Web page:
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Boats in Oakland Estuary Crushed in Cleanup Operation

On Wednesday in the Oakland Estuary, roughly 10 sailboats designated as abandoned, derelict and illegally anchored were destroyed. Some vessels were seized by Oakland and Alameda Police Departments, who share jurisdiction of the Estuary, while a few were voluntarily surrendered.

The cleanup — part of which is funded by grant money from the state of California — is part of a Bay Area-wide program to remove “marine debris,” or vessels that are unsafe, a danger to navigation, or hazards to marine life and the environment. Underlying the issue of seized boats are, in many cases, homelessness, drug abuse and crime, and the increasing pressures of a housing crisis — not to mention an aging fleet of plastic classics.

The issues surrounding abandoned boats are deep-rooted and endlessly complicated. Regardless, it’s always sad to see a boat meet its end.
© 2019 Brock de Lappe

According to reporting from SFGate, Oakland and Alameda PD, “insist[ed] that owners were given months of warning that the boats would be removed,” as is standard practice when identifying marine debris for removal. Boats were seized from public and marina docks, as well as from anchorages in the Estuary.

Oakland Harbormaster Brock de Lappe said there are “no legal anchorages anywhere on the Estuary. If you’re anchored-out, you’re breaking the law. Some of those boats had been there for months.”

Video from KTVU showed several boats being crushed by a “backhoe” at the boat launch ramp and the adjacent parking lot at the Jack London Aquatic Center on the Oakland Embarcadero, a sight that sent shivers through some of our readers who commented on our Facebook Page.

A backhoe waits at the boat launch ramp at the Jack London Aquatic Center on the Oakland Embarcadero.
© 2019 Brock de Lappe

“I don’t like seeing boats crushed, there’s no joy in that for me,” said de Lappe, who was part of the Oakland Estuary Cleanup in 2013 when he was the harbormaster in Alameda. “I have a vested interest in seeing the Estuary be what it should be.”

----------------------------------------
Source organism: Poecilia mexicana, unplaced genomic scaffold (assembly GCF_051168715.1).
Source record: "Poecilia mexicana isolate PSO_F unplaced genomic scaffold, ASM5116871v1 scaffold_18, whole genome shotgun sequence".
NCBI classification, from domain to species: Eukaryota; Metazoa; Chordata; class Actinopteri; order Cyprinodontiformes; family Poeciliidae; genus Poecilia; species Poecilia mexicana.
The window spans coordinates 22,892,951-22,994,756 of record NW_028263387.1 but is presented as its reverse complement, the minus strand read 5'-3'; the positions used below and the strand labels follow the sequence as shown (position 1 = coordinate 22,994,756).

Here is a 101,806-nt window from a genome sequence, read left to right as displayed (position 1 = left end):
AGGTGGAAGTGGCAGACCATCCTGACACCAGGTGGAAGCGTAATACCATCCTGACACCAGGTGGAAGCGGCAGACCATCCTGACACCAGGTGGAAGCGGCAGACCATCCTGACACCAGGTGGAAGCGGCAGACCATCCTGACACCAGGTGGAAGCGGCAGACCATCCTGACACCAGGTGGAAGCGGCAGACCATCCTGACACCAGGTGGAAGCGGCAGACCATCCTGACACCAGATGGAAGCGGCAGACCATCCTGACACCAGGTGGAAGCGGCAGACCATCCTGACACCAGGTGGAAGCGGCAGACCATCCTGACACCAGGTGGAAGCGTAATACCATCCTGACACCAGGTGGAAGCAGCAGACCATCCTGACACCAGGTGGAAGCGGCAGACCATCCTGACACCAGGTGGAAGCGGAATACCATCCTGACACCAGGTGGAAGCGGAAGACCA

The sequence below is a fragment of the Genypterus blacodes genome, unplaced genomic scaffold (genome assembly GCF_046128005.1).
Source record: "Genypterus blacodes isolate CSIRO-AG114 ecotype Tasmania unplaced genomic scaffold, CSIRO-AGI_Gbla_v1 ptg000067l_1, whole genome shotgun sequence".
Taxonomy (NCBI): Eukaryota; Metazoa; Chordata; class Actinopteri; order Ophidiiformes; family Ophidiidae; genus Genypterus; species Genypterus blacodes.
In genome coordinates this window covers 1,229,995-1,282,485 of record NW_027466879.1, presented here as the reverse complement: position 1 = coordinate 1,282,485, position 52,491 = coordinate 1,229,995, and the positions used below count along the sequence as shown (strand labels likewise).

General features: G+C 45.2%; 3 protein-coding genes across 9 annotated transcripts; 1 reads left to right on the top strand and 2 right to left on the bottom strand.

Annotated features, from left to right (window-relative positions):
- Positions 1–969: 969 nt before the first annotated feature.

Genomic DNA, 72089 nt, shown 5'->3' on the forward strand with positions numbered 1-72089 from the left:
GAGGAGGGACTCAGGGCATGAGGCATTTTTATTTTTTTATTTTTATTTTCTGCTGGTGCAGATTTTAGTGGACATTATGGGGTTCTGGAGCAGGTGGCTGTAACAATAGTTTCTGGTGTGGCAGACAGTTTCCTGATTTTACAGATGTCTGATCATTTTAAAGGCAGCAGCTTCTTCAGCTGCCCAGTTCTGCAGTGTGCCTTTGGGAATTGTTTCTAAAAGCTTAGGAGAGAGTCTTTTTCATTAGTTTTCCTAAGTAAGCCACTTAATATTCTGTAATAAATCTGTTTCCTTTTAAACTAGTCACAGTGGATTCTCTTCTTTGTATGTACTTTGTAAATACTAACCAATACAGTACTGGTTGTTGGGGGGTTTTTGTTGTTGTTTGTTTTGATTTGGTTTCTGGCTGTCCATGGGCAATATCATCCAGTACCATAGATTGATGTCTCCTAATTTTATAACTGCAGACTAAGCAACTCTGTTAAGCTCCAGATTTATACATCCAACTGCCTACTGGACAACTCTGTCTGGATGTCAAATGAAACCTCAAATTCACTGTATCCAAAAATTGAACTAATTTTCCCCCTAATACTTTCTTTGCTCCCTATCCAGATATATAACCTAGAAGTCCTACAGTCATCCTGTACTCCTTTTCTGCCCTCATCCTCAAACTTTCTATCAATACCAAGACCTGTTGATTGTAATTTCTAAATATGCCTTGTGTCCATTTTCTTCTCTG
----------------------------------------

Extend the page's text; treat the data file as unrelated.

Many of our readers wondered why the boats that were crushed — one of which was a totally-decent looking Santana 22 — couldn’t be sold or donated. “The paper trail to get a boat like that and pass it on to someone else is virtually impossible,” de Lappe said. “Who was the last legal registered owner of that boat, and how do you track that person down?” In addition, “There are a lot of boats from the ’60s and ’70 that are reaching the end of life, and the blue-collar generation from the ’60s and ’70s are also aging out,” de Lappe said. “And they’re not being replaced by the younger generation, because they don’t have the discretionary funds for boating.”

In the past, de Lappe said that Bay Area harbormasters would obtain abandoned vessels through lien sales, then resell them for a song to people willing to remove the boats from their marinas. But this well-intentioned practice led to the swelling of the Bay Area’s anchor-out population, especially in Richardson Bay, where liveaboards had, until recently, been tolerated.

A worker helps “detoxify” a boat — a process of removing the keel, batteries, and other materials — before it goes to the landfill.
© 2019 Brock de Lappe

We’ve spoken with a number of Bay Area harbormasters who say they get dozens of calls a day from people looking to live aboard a boat as an affordable housing alternative. For people with even fewer means living on the fringes, old boats have become a last resort, and in many cases, this population becomes a danger to themselves and others on the water. Union Point Park, located on the Oakland side of the Estuary, is currently locked in a legal battle over a homeless encampment there.